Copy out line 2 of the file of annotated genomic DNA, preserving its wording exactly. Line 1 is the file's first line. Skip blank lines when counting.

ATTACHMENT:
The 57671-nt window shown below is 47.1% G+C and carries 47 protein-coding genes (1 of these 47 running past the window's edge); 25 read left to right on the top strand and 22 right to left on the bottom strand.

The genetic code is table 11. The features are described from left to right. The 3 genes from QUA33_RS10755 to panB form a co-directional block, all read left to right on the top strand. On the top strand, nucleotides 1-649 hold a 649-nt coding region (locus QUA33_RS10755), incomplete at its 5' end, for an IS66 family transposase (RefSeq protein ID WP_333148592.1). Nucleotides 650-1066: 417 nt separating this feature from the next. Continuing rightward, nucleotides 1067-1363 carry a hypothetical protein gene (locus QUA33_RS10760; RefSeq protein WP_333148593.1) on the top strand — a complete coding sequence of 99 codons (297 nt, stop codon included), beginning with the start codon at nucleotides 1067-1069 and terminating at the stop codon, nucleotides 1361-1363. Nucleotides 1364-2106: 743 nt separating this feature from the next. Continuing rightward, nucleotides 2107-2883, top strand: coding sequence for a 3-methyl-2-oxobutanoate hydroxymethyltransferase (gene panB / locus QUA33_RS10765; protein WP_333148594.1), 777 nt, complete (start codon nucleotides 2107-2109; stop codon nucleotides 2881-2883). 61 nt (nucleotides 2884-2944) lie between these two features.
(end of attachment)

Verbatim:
The genetic code is table 11. The features are described from left to right. The 3 genes from QUA33_RS10755 to panB form a co-directional block, all read left to right on the top strand. On the top strand, nucleotides 1-649 hold a 649-nt coding region (locus QUA33_RS10755), incomplete at its 5' end, for an IS66 family transposase (RefSeq protein ID WP_333148592.1). Nucleotides 650-1066: 417 nt separating this feature from the next. Continuing rightward, nucleotides 1067-1363 carry a hypothetical protein gene (locus QUA33_RS10760; RefSeq protein WP_333148593.1) on the top strand — a complete coding sequence of 99 codons (297 nt, stop codon included), beginning with the start codon at nucleotides 1067-1069 and terminating at the stop codon, nucleotides 1361-1363. Nucleotides 1364-2106: 743 nt separating this feature from the next. Continuing rightward, nucleotides 2107-2883, top strand: coding sequence for a 3-methyl-2-oxobutanoate hydroxymethyltransferase (gene panB / locus QUA33_RS10765; protein WP_333148594.1), 777 nt, complete (start codon nucleotides 2107-2109; stop codon nucleotides 2881-2883). 61 nt (nucleotides 2884-2944) lie between these two features.